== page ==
The reality is, the treatment for both of these in the acute phase is very similar.
How are anal fissures treated at Bespoke Surgical?
Non-Surgical Treatment for Anal Fissures (Initial Regimen)
The appropriate initial regimen to treat an anal fissure consists of:
- Over-the-counter stool softeners, such as Colace, three times daily
- Over-the-counter fiber supplements, such as Metamucil
- Calmol 4 suppositories twice a day, found at small local pharmacies such as C.O. Bigelow, New London Pharmacy, or Capsule Pharmacy.
- Sitz baths, utilizing over-the-counter epsom salts
- A small pea-size drop of Lidocaine 2%/Anusol 2.5%/Cardizem 2% topical anal ointment should be gently applied by fingertip to the anal opening before bed, in the morning, and after each bowel movement. This compound can be obtained solely by prescription at Capsule Pharmacy in NY.
- Boosting your fiber intake with choices such as grains and whole-grain products, fruits, vegetables, legumes, nuts, and seeds
- Increasing your overall water intake to 8-12 ten ounce glasses per day
- Refraining from caffeinated beverages, as they tend to cause dehydration
- Keeping the anal area clean and dry. Wash gently with warm soapy water, and hairblow dry.
- Limiting the use of toilet paper, as wiping causes local inflammation. Please refrain from using baby wipes or medicated pads since this prevents healing from its harmful chemicals.
- Anal pathology takes time to heal. You can imagine that every time it is attempting to improve, another local trauma/bowel movement occurs. Do not try to avoid having bowel movements, and try not to get frustrated as you work on the above regimen.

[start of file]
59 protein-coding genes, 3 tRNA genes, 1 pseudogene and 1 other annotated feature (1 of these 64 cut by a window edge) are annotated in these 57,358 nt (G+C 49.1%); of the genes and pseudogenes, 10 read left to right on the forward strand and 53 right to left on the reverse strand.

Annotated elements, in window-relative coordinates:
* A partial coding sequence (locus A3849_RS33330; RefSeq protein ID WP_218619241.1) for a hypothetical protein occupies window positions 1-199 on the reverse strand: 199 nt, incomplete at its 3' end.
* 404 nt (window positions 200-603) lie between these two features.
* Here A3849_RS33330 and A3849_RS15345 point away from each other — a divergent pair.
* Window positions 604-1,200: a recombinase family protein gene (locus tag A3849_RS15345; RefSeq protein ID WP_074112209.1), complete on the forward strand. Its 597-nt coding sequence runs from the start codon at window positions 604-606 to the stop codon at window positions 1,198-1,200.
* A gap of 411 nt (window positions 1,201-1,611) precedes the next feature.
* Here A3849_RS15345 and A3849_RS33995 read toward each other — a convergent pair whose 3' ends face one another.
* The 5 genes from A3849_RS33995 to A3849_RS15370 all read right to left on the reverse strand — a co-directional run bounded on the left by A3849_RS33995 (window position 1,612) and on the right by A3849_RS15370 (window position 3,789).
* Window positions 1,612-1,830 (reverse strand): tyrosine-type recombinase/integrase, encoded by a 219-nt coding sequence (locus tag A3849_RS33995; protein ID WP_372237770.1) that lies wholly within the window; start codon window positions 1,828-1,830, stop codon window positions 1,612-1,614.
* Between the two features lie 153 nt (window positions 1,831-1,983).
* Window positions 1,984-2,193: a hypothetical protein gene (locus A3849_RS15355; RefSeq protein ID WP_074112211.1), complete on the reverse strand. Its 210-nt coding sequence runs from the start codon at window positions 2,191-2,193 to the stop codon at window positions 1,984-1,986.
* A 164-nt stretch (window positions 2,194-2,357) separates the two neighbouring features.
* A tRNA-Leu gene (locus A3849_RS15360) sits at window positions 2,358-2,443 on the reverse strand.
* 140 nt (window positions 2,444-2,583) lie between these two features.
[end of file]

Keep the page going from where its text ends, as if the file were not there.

Anal Fissure Surgical Treatment
The most commonly used surgery is a fissurectomy, in which the chronic scar tissue and skin tag is completely excised or cauterized to encourage closure. This allows for new healthy tissue to form, while using the above medical management. A lateral internal sphincterotomy is not advised in clients who engage in anal intercourse, as this procedure can cause future complications limiting sex, as well as incontinence. In the anal intercourse world, most fissures are more from trauma related injuries, then actual muscular tightness.
During the procedure the muscle is dilated with surgical dilators and depending on the clients, anal botox is used to improve healing. Botulinum is injected into both the fissure line, as well as the internal sphincter to allow for just enough relaxation during the healing process. This will also help post anal fissure surgery, making sure this relaxation is utilized to our advantage when you start dilating with butt plugs post-surgery; all in the hopes of returning to anal engagement if one desires.